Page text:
This fantasy novel by Christa Kinde is the second in the "Threshold Series" series published by ZonderKidz, a division of Zondervan.
The Hidden Deep is written for kids ages 11 years and up. The age range reflects readability and not necessarily content appropriateness.
In The Blue Door, 14-year-old Priscilla (Prissie) Pomeroy learned her small, rural town of West Edinton had a handful of angelic residents. Prissie discovered some of the people her family had known forever were members of a company of angels called Jedrick's Flight. Some of the angels included Tamaes, Prissie's personal guardian angel, Milo the mailman, worship leaders Baird and Kester and bookstore owner Harken.
As The Hidden Deep opens, Prissie spends more time with members of the heavenly team. She's particularly close to Koji, an apprentice angel whom her family believes to be their Asian exchange student. She keeps the angels' identities a secret, and they show her many of the wonders of other realms never before seen by humans.
Prissie lives with her large family on an apple orchard. Her father also owns a bakery in town called Loafing Around. Dad has taken on Prissie's much-disliked classmate Ransom as an apprentice, and she's jealous that he's receiving so much of Dad's time and attention. While Dad tries to share Christ with Ransom, the young man is confused by Prissie's ongoing and unfounded rudeness toward him.
Prissie and her family bake for and participate in town activities like the annual Halloween celebration and events at the orchard. Prissie invites her angel friends to the house for dinner and pie, and the evening culminates in a sing-along. The family also attends high school football games and participates in the annual production of Messiah at the Presbyterian church.
A school fieldtrip to local caves becomes a frightening experience for Prissie. Adin, a demon masquerading as an angel, convinces her to follow a small angel called a yahavim deep into one of the caverns. Prissie gets trapped in the darkness but is rescued by Ransom's friend Marcus. Marcus turns out to be an angel as well. He shows her that part of the deep cave is a prison that holds fallen enemies awaiting God's judgment.
At her father's request, Prissie half-heartedly apologizes to Ransom for her behavior. When he begins to ask her questions about God, after reading the Bible Prissie's father gave him, Prissie realizes she must stop being petty and set a sincere godly example for her classmate.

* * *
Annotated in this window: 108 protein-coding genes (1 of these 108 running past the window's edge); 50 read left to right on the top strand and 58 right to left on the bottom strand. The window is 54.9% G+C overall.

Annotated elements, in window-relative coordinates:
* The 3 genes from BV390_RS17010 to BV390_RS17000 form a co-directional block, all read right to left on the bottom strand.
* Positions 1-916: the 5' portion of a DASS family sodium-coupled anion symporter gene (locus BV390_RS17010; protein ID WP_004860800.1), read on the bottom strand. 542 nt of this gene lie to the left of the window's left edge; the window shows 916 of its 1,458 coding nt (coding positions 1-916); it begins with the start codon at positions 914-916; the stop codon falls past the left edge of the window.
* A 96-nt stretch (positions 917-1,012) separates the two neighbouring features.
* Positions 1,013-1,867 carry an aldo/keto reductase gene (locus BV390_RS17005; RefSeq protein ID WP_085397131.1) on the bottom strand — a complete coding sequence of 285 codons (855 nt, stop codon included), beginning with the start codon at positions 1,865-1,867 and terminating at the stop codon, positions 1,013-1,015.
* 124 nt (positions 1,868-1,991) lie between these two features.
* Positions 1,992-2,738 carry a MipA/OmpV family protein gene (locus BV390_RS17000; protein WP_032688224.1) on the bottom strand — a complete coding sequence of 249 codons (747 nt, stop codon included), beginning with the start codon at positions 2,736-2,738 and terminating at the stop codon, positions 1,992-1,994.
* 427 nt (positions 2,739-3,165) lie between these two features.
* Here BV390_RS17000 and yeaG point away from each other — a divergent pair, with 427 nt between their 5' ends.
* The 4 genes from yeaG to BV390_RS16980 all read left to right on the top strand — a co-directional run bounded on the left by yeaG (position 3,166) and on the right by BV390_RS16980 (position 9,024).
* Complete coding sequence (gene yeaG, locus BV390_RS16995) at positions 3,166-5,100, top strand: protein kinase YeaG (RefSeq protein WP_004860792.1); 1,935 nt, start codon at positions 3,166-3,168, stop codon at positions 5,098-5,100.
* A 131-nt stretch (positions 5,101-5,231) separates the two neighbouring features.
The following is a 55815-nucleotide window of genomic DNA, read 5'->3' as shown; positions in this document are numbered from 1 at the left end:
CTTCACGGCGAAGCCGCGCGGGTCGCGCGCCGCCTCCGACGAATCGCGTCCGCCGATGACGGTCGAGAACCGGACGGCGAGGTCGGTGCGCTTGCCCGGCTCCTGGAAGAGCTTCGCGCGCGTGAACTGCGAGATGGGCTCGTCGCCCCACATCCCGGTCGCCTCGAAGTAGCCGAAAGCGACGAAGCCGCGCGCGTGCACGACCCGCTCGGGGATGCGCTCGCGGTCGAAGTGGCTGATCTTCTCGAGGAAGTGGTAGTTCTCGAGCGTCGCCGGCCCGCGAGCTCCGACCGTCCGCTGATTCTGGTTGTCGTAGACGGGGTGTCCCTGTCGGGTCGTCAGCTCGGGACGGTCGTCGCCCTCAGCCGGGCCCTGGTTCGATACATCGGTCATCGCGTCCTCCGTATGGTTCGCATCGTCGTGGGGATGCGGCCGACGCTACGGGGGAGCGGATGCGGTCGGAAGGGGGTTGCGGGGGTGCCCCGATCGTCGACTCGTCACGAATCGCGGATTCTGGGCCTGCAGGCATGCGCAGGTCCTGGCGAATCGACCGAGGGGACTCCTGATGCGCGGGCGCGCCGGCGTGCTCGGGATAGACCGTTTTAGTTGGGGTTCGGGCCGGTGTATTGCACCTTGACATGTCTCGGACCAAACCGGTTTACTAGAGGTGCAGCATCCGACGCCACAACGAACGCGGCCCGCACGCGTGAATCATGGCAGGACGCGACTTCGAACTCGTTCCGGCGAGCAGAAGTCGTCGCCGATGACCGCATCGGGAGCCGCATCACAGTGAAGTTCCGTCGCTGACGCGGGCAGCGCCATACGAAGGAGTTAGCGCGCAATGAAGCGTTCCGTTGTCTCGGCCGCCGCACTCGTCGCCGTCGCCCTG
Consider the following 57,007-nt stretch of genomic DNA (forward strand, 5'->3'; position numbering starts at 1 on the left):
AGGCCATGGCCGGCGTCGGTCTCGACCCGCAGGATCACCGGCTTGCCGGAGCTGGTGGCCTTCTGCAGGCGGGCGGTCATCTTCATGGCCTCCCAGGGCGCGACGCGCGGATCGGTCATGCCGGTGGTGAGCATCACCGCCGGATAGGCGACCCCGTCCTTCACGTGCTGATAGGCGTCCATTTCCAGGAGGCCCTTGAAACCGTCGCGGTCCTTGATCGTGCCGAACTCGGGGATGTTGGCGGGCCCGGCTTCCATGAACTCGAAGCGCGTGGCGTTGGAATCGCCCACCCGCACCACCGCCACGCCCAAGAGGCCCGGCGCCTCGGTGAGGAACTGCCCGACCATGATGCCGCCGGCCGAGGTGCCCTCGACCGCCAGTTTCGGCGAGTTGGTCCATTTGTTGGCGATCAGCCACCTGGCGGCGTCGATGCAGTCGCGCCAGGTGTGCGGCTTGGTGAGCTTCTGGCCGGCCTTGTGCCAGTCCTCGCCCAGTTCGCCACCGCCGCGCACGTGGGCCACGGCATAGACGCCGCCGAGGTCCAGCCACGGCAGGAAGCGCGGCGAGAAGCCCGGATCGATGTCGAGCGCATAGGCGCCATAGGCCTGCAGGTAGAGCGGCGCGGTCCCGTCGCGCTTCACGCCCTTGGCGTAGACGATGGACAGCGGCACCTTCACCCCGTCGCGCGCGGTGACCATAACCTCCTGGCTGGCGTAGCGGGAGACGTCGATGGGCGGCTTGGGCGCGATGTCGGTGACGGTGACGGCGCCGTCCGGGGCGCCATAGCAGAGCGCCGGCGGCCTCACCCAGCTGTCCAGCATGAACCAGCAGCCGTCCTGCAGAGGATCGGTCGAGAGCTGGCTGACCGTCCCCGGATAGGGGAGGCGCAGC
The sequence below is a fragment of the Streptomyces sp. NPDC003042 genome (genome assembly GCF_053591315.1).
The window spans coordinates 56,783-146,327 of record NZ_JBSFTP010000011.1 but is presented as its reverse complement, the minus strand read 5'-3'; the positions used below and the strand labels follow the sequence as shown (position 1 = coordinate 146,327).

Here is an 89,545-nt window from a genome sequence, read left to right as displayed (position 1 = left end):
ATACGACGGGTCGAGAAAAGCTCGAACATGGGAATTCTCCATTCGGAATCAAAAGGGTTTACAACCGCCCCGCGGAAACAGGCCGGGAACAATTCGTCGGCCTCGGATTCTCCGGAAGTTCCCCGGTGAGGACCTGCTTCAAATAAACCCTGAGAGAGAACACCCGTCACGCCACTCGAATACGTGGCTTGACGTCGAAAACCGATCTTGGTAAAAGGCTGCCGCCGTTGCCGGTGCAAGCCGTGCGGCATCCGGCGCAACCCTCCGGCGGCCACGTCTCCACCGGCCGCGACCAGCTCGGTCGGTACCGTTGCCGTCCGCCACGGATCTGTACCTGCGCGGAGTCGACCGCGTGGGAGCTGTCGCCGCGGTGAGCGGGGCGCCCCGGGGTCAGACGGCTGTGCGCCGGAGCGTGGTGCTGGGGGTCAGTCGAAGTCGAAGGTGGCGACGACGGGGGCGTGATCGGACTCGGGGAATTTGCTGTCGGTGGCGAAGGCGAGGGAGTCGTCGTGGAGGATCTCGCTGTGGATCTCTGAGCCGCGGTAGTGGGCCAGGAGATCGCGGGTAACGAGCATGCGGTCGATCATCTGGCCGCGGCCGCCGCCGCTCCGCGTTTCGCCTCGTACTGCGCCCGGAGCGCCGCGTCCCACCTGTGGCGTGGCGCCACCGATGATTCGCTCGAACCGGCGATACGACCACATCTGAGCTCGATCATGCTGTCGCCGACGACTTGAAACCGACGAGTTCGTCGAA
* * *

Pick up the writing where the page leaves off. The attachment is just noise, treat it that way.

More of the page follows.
The angels give Prissie glimpses of their realm while showing their true bodies in all of their strength, color and brightness. They continue to search for a member of Jedrick's Flight, who was kidnapped by demons in The Blue Door. Vague conversations among the members of their company hint at trouble for Prissie and the orchard. They also seem to suggest spiritual battles are on the horizon.
Prissie and her family are Christians. She and her siblings all have biblical names. Her father shares his faith with his young apprentice and urges Prissie to behave in a more-godly manner toward Ransom. The angels often remind Prissie about God's goodness and His desire for communication with His children. A demon posing as an angel appears periodically to plant doubts about God's goodness in Prissie's head. Ransom offers a rough paraphrase of the salvation message as he and Prissie talk about the Bible.
The angels Prissie knows have different roles and gifts. Some are Caretakers, some Observers and some Worshippers. Koji tells her that angels can't pray, only humans can. Prissie plays with yahavim, which her heavenly friends tell her are the lowest order of angels. They're a little like pets, and their job is to make manna, the food of the angels. (While the author takes some liberties describing angels and heavenly realms in ways not specifically validated in the Bible, her depictions are reverent.)
Other belief systems
Prissie's parents and grandparents are always pleasant and highly involved in family life. They're welcoming to all and sometimes evangelize others in town. The angel company protects and loves Prissie. They share their heavenly secrets with her and often remind her to pray.
Heck is used once.
If your children have read this book or someone has read it to them, consider these discussion topics:
- Why is Prissie so unfriendly toward Ransom?
How does her behavior keep her from being a good witness for Christ?
Have you or someone you know ever behaved in a way that made God or Christianity look bad? What happened?
- How were the angels in this book like, or unlike, your own mental picture of angels?
How does the Bible describe angels?
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